via Celebrating new books in troublesome times 3: AJ Collins — Feathers of the Firebird

Special Offer for A Perfect Stone

 

A special offer for A Perfect Stone on Kindle, only for a short time and only on Amazon. To take advantage of this massive discount on price, grab it now on Amazon

What’s it about?

Living alone, eighty-year-old Jim Philips potters in his garden feeding his magpies. He doesn’t think much of his nosy neighbours and dislikes telemarketers intensely. All he wants to do is live in peace.

Cleaning out a box belonging to his late wife, he finds something which triggers the memories of a childhood he’s hidden, not just from his overprotective middle-aged daughter, Helen, but from himself. When Jim has a stroke, Helen is shocked to find out her father is not who she thinks he is.

Jim’s suppressed memories surface in the most unimaginable way when he finally confronts what happened when, as a ten-year-old, he was forced at gunpoint to leave his family and trek barefoot through the mountains to escape the Greek Civil War in 1948.

What are readers saying?

Goodreads

FIVE STARS FOR A PERFECT STONE

“This is a fictional story but based on actual events, and the author wastes not a word in evoking sympathy for those most vulnerable members of society, without ever becoming maudlin.” Helen Hollick (Discovering Diamonds – shortlisted for book of the month July 19)

 ‘It is a story of loss and survival interspersed with the history of a war I knew little about. Highly recommended.’ Elise

“A Perfect Stone” is a vivid and engaging novel that brims with believable characters and a great deal of observational wisdom.” Clare

 ‘It brought me to tears in more than one passage,” Stephanie

“The story of young children – their exhaustion, hunger and ultimate survival is riveting. It makes me think differently about my neighbours – eastern European, Asian – of where they’ve come from and what they may have endured to get here.
I loved the writing and the fastidious research and simply couldn’t put it down.” Meredith

“I was thoroughly immersed and couldn’t put it down. Highly recommended.” Eugene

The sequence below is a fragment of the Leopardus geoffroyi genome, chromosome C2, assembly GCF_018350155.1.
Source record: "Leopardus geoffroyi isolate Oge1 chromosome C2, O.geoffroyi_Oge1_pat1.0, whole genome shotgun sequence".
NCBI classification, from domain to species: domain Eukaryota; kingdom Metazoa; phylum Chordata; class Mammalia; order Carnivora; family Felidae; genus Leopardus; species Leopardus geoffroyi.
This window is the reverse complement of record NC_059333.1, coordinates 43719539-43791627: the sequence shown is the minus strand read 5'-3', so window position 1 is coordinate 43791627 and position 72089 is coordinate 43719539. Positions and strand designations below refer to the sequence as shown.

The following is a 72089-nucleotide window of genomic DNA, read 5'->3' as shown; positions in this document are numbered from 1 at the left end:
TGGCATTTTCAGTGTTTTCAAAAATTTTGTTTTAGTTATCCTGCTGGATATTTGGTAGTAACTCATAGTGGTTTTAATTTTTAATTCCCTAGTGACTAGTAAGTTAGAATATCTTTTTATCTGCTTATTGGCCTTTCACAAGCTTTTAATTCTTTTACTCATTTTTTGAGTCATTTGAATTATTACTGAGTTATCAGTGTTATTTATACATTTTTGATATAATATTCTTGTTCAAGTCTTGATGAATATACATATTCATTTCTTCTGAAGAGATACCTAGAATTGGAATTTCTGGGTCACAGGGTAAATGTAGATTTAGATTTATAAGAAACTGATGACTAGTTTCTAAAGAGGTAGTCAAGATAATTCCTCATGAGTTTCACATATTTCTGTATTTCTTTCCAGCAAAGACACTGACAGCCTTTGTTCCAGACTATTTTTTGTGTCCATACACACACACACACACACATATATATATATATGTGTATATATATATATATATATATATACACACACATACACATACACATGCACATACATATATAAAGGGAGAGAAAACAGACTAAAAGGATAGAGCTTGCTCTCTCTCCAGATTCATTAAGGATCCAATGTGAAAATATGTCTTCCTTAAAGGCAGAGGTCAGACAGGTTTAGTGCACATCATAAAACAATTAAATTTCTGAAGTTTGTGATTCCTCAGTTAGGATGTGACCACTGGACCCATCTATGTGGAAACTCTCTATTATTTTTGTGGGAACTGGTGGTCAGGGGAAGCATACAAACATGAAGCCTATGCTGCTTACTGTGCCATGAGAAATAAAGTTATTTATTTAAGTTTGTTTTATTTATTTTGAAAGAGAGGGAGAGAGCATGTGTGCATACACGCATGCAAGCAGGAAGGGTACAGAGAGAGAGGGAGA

“A fictional story drawn from real experiences, Dimitri/Jim become stand ins for all children throughout history forced from their homes in time of war and destined never to be reunited with their birth families.” Chris 

Movie Review: Military Wives

Military Wives, inspired by true events was directed by Peter Cattaneo, famed for the film, The Full Monty.

Two women, Kate (Kristin Scott Thomas) and Lisa (Sharon Horgan) are from very different backgrounds with very different views. Kate has lived the life of a military wife for years, is conservative and toes the military line. Lisa on the other hand is relaxed, drinks and likes to have fun with the other wives. With the promotion of her husband, Lisa is forced to undertake a leadership role with Kate, to come up with ideas to occupy everyone while their partners go to Afghanistan for six months. The two disagree about everything and when they start a choir with a group of women with varying singing ability, things get very interesting with very funny results.

But it’s not all humour. The anxiety of worrying about their husbands and partners and wondering who will come back, is well done. It is a well-trodden formula and fairly predictable but what seemed different to me was how deeply moving it was.

What might be commonly known in Britain but little known elsewhere is that there was an initial Military Wives Choir who gained fame in 2011 with a hit song which inspired 75 other military wives’ choirs around the world.

The music is wonderful and while it’s not likely to win any Oscars, it’s a feel-good film. Oh, and a word of warning for some of you … perhaps pack the tissues.

Out in Australia on wide release mid March 2020.